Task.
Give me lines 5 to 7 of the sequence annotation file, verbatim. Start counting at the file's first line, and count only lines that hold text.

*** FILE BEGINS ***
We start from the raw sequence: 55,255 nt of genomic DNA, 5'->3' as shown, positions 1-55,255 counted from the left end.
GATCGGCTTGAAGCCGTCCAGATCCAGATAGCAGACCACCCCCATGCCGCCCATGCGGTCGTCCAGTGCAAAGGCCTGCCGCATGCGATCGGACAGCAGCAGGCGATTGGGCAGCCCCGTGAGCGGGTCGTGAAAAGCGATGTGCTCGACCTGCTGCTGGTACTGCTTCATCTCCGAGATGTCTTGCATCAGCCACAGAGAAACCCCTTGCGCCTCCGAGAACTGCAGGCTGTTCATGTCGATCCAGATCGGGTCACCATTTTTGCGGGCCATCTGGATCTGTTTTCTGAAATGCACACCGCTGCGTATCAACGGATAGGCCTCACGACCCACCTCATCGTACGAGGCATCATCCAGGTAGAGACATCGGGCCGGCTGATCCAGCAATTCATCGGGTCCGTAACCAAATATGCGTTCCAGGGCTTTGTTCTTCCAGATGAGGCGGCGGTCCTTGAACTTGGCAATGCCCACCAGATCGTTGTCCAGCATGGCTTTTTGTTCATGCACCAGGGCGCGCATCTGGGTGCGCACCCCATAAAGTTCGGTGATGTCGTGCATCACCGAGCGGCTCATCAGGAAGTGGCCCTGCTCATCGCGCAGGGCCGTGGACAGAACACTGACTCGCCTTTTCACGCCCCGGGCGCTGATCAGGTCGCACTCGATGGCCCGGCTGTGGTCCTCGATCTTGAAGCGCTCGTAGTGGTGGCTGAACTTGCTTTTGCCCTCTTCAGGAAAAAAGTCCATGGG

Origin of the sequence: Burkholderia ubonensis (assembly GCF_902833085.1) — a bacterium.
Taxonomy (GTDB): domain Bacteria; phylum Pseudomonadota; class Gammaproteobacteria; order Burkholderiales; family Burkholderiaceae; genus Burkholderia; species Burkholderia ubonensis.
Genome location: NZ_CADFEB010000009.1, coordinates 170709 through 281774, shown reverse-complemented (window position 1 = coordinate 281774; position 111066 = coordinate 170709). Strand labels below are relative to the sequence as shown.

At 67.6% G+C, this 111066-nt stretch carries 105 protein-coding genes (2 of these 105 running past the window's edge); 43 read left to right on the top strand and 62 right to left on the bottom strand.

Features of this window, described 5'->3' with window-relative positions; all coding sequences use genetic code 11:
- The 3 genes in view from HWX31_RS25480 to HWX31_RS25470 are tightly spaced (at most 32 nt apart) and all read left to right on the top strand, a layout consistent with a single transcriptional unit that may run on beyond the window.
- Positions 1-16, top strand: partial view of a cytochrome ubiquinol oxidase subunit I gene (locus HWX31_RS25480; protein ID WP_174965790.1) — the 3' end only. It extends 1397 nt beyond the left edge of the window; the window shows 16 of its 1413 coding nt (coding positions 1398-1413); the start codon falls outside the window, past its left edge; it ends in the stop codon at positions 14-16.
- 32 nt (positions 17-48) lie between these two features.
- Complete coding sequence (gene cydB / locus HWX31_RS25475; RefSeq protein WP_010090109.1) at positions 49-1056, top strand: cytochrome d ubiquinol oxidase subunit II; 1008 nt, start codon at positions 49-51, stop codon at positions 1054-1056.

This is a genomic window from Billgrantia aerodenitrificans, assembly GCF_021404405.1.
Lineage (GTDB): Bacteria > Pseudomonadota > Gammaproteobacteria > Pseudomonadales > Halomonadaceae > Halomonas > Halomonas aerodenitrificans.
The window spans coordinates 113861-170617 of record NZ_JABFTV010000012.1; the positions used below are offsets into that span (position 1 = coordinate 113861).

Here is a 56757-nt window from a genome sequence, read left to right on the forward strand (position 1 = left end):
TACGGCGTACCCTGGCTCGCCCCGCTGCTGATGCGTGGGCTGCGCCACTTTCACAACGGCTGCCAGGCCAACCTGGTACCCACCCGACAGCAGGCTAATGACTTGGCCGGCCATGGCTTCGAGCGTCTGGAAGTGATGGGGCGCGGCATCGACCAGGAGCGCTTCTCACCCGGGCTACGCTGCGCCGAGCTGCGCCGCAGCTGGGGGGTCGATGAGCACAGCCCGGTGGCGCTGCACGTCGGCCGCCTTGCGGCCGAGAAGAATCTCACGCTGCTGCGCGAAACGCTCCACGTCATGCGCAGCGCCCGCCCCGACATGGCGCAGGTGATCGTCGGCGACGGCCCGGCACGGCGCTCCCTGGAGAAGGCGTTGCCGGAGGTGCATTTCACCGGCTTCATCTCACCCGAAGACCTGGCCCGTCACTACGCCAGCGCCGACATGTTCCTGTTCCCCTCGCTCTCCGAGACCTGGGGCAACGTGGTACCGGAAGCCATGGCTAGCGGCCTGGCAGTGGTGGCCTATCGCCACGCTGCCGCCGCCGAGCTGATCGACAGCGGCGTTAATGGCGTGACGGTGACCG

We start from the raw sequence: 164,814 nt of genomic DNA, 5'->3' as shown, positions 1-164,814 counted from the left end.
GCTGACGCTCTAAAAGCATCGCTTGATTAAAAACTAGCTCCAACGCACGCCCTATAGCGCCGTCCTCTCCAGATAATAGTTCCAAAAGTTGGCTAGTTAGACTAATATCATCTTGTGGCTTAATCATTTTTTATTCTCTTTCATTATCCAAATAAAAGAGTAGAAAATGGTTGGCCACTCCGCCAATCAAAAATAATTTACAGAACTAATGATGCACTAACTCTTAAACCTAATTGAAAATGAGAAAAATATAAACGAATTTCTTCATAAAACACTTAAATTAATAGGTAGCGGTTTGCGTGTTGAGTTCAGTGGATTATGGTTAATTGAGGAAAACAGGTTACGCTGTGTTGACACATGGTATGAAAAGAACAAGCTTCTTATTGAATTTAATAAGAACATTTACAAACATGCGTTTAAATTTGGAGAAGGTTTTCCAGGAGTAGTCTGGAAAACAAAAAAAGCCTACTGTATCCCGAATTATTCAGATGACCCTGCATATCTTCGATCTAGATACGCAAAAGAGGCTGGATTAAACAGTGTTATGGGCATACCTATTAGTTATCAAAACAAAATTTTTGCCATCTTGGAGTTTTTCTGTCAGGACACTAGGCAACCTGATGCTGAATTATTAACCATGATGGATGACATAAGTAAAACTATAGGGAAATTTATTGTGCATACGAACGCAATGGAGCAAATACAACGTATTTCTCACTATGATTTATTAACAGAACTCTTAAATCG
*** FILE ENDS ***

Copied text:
Genome location: NZ_CADFEB010000009.1, coordinates 170709 through 281774, shown reverse-complemented (window position 1 = coordinate 281774; position 111066 = coordinate 170709). Strand labels below are relative to the sequence as shown.

At 67.6% G+C, this 111066-nt stretch carries 105 protein-coding genes (2 of these 105 running past the window's edge); 43 read left to right on the top strand and 62 right to left on the bottom strand.

Features of this window, described 5'->3' with window-relative positions; all coding sequences use genetic code 11: